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Case-control study of support/opposition to wind turbines: Perceptions of health risk, economic benefits, and community conflict 

Author:  | Aesthetics, Health, Human rights, Ontario

Abstract. Despite considerable quantitative case study research on communities living with turbines, few have studied the roles played by the perceptions of health risk, economic benefits/fairness, and intra-community conflict. We report the findings from a case-control survey that compares residents living with/without turbines in their community to understand the relative importance of these variables as predictors of turbine support. Ontario is the context for this study as it is a place where the pace of turbine installations is both very high and extremely politicized. As expected, 69% of residents in the case community would vote in favour of local turbines, yet surprisingly only 25% would do so in the control community. Though the literature suggests that aesthetic preferences best predict turbine support, the key predictors in this study are health risk perception, community benefits, general community enhancement, and a preference for turbine-generated electricity. Concern about intra-community conflict is high in both the case (83%) and the control (85%) communities as is concern about the fairness of local economic benefits (56% and 62%, respectively); yet neither is significant in the models. We discuss the implications of these findings particularly in terms of the consequences of a technocratic decide-announce-defend model of renewable facility siting.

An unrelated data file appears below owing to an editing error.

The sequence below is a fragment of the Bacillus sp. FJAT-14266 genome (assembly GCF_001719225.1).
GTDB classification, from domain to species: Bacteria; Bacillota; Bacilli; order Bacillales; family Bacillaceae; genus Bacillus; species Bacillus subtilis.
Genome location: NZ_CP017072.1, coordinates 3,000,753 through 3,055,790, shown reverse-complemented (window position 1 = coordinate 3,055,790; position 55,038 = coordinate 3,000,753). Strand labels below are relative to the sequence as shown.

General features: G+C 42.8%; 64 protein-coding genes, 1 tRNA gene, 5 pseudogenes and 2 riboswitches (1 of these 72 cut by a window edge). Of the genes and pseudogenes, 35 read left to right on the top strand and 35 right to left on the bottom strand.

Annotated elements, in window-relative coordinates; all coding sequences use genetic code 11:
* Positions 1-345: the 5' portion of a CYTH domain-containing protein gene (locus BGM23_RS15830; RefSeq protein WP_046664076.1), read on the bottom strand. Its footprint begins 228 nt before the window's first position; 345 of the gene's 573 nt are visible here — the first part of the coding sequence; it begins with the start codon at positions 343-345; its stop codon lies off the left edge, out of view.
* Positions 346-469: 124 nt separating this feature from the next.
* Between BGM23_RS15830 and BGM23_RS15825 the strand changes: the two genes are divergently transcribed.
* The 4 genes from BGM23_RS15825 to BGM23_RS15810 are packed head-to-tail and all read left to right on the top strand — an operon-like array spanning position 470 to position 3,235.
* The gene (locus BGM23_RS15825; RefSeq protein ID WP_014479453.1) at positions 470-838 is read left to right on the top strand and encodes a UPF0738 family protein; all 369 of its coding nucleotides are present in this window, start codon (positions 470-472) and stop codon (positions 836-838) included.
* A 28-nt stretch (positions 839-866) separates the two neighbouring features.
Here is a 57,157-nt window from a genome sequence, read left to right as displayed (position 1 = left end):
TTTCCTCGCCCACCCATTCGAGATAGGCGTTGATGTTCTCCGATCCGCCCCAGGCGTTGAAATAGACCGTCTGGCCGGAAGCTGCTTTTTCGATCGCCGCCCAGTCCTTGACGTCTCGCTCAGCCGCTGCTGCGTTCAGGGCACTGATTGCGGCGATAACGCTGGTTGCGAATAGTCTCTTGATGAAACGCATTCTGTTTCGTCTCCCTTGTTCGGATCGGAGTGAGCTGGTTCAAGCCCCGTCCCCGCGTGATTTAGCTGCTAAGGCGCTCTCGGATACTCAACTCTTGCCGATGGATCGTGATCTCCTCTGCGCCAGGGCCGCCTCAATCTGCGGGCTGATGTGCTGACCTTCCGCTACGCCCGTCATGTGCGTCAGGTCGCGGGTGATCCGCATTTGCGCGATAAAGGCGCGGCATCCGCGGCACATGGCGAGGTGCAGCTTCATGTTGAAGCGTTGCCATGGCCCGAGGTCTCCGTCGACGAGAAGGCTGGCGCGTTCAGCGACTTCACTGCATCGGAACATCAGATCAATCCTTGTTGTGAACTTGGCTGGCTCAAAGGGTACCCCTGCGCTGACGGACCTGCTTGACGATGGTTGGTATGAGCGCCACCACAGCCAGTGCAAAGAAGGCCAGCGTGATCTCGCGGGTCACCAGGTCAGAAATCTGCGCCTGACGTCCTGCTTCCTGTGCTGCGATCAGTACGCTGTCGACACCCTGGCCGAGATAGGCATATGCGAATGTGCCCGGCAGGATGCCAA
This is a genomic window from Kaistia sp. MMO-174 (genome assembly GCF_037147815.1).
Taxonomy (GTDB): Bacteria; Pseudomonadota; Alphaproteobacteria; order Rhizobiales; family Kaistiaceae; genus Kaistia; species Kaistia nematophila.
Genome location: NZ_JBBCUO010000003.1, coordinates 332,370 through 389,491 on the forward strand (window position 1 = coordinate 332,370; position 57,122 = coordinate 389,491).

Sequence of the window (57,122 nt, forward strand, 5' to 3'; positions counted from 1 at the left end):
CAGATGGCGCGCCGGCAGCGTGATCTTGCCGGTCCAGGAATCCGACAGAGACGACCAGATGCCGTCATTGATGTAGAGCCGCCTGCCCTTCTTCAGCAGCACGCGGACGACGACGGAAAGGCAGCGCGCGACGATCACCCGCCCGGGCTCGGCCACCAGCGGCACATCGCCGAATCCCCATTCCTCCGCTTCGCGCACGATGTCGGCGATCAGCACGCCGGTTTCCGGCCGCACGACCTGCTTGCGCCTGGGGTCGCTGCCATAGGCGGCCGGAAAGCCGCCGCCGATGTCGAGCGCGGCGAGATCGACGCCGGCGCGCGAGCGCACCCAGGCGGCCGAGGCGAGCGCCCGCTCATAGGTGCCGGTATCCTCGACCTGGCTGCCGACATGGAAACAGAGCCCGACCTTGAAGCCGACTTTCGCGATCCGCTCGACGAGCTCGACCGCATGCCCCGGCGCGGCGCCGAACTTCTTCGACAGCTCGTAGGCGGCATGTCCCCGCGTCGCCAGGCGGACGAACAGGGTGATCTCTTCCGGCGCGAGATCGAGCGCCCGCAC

Jamie Baxter
Rakhee Morzaria

Department of Geography, University of Western Ontario, London
Rachel Hirsch
Faculty of Environmental Studies, York University, Toronto

Energy Policy, available online 10 July 2013
doi: 10.1016/j.enpol.2013.06.050

Download original document: “Case-control study of support/opposition to wind turbines: Perceptions of health risk, economic benefits, and community conflict

This material is the work of the author(s) indicated. Any opinions expressed in it are not necessarily those of National Wind Watch.

The copyright of this material resides with the author(s). As part of its noncommercial educational effort to present the environmental, social, scientific, and economic issues of large-scale wind power development to a global audience seeking such information, National Wind Watch endeavors to observe “fair use” as provided for in section 107 of U.S. Copyright Law and similar “fair dealing” provisions of the copyright laws of other nations. Queries e-mail.

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